Time for big changes to our food systems
We’re pleased to see significant elements of our vision – of fair food systems that respect people, animals and the planet – in the National Food Strategy (for England). We applaud the call to ‘break the junk food cycle’, the push to address diet-related inequality, the desire to create a long-term shift in our food culture, and the plea to make best use of our land. We like the emphasis on trade deals that have ethical consistency and don’t undercut UK food and farming standards – including on animal welfare, environmental protection and fair treatment of workers.
Henry Dimbleby rightly emphasises the significance of, and priority that should be given to, the public policy dimension of food, too often regarded as of third order significance. The reality is that we can only address climate, biodiversity and public health crises – and address inequality and inhumane treatment of farm animals – if we make big changes to our food systems.
The Food Ethics Council broadly welcomes the report and believes it to be a readable, clear and strong analysis of many of the food issues affecting the UK. The publication of this report is a really positive step and hopefully will lead to significant public discussion and engagement, and to much-needed action from the government, and beyond.
We strongly welcome the diagnosis and the systems approach taken by the National Food Strategy team. This echoes much of what we have called for over a number of years, including the need to reset the goals of our food system. Henry Dimbleby proposes the goals should be to feed us all well, restore biodiversity and sequester carbon. We would add other goals too, like providing fulfilling livelihoods, ensuring farmed animals live good lives and helping build community resilience.
Aligning with the National Food Strategy
The National Food Strategy raises important ethical concerns and opens up opportunities for some of the areas we are working on:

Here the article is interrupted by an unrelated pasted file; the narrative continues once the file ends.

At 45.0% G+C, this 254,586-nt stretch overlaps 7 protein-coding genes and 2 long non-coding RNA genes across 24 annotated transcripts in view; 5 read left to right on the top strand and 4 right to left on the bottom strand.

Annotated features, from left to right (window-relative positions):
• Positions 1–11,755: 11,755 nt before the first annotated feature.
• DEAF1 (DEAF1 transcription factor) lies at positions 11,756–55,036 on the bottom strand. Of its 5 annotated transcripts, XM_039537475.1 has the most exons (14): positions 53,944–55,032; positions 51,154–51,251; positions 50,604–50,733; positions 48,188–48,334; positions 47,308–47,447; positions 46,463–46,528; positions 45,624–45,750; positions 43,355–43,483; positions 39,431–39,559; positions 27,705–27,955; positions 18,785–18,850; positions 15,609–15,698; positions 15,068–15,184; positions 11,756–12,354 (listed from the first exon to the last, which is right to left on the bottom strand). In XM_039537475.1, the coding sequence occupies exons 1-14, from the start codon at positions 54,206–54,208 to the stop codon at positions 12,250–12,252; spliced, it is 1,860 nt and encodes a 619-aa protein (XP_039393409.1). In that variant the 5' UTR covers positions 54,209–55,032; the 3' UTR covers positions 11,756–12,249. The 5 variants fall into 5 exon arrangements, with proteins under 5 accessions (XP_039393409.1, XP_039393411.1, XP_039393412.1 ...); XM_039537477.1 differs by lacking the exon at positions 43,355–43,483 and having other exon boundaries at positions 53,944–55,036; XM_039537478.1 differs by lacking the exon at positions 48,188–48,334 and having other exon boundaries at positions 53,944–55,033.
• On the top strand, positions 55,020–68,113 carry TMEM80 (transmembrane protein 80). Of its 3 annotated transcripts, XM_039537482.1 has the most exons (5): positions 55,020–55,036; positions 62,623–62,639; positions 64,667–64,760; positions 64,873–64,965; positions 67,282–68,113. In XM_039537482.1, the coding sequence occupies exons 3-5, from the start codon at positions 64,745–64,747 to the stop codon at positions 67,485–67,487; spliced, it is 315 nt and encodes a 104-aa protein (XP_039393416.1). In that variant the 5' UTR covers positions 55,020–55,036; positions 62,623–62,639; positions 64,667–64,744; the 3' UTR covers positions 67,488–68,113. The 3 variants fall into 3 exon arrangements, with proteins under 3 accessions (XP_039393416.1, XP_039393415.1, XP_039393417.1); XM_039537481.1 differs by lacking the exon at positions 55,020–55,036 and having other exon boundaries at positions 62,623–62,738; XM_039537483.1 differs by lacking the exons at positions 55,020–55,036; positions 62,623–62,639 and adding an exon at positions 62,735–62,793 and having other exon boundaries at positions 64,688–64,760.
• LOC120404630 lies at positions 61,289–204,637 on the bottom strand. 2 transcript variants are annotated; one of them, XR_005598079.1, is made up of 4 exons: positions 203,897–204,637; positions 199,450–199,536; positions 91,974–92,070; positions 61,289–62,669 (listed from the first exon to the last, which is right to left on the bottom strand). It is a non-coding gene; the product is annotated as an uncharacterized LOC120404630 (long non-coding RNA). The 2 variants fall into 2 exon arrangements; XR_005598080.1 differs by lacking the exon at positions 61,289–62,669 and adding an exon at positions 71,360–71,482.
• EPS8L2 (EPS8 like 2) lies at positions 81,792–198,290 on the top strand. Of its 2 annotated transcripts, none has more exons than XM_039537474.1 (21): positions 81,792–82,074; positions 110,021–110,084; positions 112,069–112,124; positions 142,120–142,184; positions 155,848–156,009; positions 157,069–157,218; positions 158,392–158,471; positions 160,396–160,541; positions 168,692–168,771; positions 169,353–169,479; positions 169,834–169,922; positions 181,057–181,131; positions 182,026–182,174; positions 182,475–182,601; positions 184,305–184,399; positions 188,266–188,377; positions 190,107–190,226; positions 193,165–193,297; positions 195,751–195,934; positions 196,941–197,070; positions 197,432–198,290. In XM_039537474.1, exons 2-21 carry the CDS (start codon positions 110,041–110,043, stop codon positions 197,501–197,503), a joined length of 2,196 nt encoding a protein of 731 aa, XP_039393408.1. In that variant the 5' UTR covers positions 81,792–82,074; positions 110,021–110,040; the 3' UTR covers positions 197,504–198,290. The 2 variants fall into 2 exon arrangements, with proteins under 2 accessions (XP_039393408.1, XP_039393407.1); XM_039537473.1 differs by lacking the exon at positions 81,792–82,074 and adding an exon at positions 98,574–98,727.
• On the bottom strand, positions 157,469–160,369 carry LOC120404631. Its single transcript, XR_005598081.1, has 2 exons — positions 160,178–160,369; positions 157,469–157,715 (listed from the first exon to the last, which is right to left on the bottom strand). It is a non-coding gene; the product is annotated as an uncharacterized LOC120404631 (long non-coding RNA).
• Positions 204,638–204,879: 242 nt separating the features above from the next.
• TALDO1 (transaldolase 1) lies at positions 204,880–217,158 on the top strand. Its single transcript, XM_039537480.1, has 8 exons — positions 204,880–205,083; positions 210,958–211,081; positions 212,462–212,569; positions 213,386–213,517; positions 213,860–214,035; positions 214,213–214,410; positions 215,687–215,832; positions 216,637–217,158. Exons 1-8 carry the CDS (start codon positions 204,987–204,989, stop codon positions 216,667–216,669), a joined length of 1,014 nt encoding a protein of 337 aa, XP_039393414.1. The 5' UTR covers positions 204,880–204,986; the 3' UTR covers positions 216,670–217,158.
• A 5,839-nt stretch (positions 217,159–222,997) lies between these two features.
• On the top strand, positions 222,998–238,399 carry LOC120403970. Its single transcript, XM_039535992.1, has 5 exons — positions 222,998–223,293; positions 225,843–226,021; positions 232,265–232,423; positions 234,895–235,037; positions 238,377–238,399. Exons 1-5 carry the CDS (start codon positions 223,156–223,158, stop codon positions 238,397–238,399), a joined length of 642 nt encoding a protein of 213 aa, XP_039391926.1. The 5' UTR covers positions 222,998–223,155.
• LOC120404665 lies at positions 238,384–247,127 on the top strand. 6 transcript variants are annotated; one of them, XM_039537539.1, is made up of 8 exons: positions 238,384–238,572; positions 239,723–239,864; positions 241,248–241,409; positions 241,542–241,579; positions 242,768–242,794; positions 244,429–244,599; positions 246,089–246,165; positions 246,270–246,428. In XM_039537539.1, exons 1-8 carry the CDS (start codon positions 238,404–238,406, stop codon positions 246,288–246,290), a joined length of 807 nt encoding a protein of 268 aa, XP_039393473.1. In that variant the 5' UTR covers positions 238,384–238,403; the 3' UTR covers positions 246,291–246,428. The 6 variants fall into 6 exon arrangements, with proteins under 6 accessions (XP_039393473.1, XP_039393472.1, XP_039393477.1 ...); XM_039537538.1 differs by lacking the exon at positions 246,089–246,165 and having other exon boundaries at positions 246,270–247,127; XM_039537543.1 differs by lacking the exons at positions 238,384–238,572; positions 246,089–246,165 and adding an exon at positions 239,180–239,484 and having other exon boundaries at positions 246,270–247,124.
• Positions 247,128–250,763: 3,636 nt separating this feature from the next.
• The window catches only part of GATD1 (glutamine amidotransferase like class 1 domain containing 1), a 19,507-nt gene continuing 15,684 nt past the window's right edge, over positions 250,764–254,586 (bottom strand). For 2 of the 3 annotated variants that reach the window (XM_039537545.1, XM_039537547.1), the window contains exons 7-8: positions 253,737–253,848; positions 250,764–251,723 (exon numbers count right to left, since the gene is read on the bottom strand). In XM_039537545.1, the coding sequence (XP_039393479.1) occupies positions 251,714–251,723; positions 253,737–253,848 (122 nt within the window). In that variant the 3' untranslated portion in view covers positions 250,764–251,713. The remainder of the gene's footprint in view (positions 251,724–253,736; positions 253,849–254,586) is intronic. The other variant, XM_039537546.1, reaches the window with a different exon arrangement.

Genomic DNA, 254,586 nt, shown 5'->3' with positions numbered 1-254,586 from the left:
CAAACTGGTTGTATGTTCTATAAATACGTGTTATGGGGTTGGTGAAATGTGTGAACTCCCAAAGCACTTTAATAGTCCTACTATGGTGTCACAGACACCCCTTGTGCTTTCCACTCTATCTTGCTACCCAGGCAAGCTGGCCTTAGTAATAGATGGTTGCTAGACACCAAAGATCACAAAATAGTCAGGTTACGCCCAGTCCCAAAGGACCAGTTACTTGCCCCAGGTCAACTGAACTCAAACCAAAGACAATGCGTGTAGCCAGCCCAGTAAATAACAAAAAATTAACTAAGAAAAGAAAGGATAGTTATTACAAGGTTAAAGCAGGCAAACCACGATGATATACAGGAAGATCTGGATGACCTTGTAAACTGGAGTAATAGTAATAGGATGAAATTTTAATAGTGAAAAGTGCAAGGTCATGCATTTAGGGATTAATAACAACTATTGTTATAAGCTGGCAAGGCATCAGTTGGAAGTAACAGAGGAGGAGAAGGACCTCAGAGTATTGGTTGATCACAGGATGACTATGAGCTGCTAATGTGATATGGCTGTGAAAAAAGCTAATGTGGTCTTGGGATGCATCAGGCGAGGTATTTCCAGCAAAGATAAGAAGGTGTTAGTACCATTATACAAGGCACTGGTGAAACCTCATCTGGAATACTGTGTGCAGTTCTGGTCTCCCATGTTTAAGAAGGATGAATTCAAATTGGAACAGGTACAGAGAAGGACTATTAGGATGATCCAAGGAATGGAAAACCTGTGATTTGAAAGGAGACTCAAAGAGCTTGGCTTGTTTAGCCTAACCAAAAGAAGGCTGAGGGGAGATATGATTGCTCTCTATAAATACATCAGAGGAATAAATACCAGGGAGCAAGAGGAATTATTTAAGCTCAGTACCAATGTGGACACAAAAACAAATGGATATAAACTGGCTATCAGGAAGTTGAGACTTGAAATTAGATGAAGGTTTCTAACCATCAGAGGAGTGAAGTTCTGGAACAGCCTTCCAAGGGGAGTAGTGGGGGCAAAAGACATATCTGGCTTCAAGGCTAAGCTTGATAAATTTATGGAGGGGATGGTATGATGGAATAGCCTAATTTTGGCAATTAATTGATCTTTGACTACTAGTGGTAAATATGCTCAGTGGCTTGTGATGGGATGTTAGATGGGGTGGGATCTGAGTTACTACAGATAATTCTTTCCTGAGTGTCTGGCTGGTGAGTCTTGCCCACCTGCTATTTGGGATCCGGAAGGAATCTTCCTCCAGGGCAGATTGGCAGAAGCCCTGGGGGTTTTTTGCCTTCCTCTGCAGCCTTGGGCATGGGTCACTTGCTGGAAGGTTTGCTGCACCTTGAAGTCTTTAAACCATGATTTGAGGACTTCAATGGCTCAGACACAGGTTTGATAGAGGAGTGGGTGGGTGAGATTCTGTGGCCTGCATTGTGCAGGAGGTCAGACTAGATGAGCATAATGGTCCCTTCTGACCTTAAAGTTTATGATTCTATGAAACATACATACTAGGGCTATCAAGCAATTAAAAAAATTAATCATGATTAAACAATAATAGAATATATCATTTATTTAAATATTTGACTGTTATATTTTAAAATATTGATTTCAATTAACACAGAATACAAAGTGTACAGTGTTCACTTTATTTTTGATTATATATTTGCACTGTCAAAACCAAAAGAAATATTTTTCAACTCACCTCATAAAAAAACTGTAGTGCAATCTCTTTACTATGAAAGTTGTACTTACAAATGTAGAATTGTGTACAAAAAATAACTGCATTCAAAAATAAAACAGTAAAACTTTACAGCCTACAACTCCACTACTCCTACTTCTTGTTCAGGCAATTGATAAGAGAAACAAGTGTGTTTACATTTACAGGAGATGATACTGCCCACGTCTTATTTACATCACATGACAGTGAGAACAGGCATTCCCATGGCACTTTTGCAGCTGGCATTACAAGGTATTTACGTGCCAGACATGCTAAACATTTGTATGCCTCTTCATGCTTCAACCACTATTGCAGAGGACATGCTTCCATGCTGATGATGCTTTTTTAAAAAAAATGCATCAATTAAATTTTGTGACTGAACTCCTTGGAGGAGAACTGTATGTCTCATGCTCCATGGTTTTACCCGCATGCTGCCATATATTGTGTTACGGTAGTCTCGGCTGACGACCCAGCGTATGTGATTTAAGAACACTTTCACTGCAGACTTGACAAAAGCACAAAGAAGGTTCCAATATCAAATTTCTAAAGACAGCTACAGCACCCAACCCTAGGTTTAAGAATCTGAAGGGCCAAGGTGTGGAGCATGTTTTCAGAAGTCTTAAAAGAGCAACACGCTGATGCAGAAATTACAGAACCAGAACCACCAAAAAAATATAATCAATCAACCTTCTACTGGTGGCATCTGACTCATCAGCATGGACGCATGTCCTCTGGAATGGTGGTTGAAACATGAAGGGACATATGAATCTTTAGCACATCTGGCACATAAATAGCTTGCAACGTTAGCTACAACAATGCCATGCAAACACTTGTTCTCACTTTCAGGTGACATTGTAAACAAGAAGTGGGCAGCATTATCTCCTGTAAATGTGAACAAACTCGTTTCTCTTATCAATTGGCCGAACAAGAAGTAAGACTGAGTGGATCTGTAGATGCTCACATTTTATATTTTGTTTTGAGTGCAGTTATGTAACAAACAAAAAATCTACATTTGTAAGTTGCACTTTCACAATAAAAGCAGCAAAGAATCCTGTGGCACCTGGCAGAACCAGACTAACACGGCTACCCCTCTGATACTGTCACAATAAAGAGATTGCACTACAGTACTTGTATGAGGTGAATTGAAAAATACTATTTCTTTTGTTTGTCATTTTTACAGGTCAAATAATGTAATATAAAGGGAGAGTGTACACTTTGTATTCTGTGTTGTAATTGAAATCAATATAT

Fair farming – While there is not much in the Strategy explicitly about dairy (one of our current projects), we are encouraged that our work promoting more nuanced dialogue on meat over more than a decade has opened up the window for some of the arguments we see in the Strategy. We welcome recommendations to guarantee a budget for agriculture payments and the intent to create a land use framework. However, if the Three Compartment model is used, it should encourage agroecology to mainstream. Industrial monocultures and intensive livestock and aquaculture should become increasingly marginal in land use.
Fair and resilient food communities – We want to help everyone meaningfully participate in fair food systems. We welcome measures to address hunger and hardship in the short-term and Henry Dimbleby’s statement that Universal Credit should cover the cost of healthy, sustainable diets. We like the encouragement of local authorities in England to “develop local food strategies, with reference to national targets and in partnership with the communities they serve.” We want to see action to build community resilience and to address structural causes of household food insecurity (even if some of this was deemed beyond scope of this report).
Fair research – We want to make food and farming research fair. Investing £1 billion in innovation to create a better food system could shift us in a fairer direction, if invested wisely and if put in the hands of farmers and citizens. We urge the Government to ring-fence the majority of public research and innovation support in England for processes led by biodiversity-enhancing farmers. We want benefits to be made publicly available, rather than captured by corporate intellectual property. There is a risk that the National Food Strategy recommendations will be read selectively and be used by some to prioritise market-friendly, higher tech solutions over potentially more effective approaches. The national R&D environment moving forward should instead support a greater diversity of innovation, from lower-tech approaches (many of which are already in existence and proving effective at different scales) to higher-tech solutions. All approaches should involve early and continued critical assessment during development to understand their social and ecological implications. We also call for more diversity in investment models to support food innovation that builds in principles of open-access research, collective ownership and participatory design, and reduces the current dominance of intellectual property-protected technologies and systems.